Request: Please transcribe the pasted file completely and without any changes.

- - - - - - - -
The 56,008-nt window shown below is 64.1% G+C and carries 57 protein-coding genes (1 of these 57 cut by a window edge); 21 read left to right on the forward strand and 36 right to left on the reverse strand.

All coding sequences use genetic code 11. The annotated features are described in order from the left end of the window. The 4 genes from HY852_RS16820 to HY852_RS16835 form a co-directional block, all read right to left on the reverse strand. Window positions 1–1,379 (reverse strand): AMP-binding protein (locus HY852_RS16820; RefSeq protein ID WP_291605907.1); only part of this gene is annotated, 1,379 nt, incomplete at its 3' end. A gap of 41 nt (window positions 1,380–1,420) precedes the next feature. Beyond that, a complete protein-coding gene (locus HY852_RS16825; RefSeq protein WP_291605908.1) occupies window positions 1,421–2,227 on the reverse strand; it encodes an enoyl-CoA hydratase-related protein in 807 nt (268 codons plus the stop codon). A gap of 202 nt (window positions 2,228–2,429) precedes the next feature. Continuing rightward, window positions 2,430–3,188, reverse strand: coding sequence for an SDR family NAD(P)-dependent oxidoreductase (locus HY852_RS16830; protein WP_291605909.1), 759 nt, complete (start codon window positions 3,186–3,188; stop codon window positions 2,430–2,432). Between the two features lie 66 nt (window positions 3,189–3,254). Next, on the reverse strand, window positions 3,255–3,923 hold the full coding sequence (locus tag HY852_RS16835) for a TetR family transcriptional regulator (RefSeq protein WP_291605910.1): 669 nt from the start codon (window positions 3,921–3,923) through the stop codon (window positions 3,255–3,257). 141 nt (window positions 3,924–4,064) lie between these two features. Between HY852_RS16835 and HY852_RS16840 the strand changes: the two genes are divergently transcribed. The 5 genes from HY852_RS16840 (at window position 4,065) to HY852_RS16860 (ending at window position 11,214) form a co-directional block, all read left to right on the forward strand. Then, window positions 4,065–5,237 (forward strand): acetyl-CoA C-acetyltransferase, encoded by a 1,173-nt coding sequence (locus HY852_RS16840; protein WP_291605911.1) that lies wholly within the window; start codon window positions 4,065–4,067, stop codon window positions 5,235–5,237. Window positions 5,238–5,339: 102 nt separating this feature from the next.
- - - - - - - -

The 56,008-nt window shown below is 64.1% G+C and carries 57 protein-coding genes (1 of these 57 cut by a window edge); 21 read left to right on the forward strand and 36 right to left on the reverse strand.

All coding sequences use genetic code 11. The annotated features are described in order from the left end of the window. The 4 genes from HY852_RS16820 to HY852_RS16835 form a co-directional block, all read right to left on the reverse strand. Window positions 1–1,379 (reverse strand): AMP-binding protein (locus HY852_RS16820; RefSeq protein ID WP_291605907.1); only part of this gene is annotated, 1,379 nt, incomplete at its 3' end. A gap of 41 nt (window positions 1,380–1,420) precedes the next feature. Beyond that, a complete protein-coding gene (locus HY852_RS16825; RefSeq protein WP_291605908.1) occupies window positions 1,421–2,227 on the reverse strand; it encodes an enoyl-CoA hydratase-related protein in 807 nt (268 codons plus the stop codon). A gap of 202 nt (window positions 2,228–2,429) precedes the next feature. Continuing rightward, window positions 2,430–3,188, reverse strand: coding sequence for an SDR family NAD(P)-dependent oxidoreductase (locus HY852_RS16830; protein WP_291605909.1), 759 nt, complete (start codon window positions 3,186–3,188; stop codon window positions 2,430–2,432). Between the two features lie 66 nt (window positions 3,189–3,254). Next, on the reverse strand, window positions 3,255–3,923 hold the full coding sequence (locus tag HY852_RS16835) for a TetR family transcriptional regulator (RefSeq protein WP_291605910.1): 669 nt from the start codon (window positions 3,921–3,923) through the stop codon (window positions 3,255–3,257). 141 nt (window positions 3,924–4,064) lie between these two features. Between HY852_RS16835 and HY852_RS16840 the strand changes: the two genes are divergently transcribed. The 5 genes from HY852_RS16840 (at window position 4,065) to HY852_RS16860 (ending at window position 11,214) form a co-directional block, all read left to right on the forward strand. Then, window positions 4,065–5,237 (forward strand): acetyl-CoA C-acetyltransferase, encoded by a 1,173-nt coding sequence (locus HY852_RS16840; protein WP_291605911.1) that lies wholly within the window; start codon window positions 4,065–4,067, stop codon window positions 5,235–5,237. Window positions 5,238–5,339: 102 nt separating this feature from the next.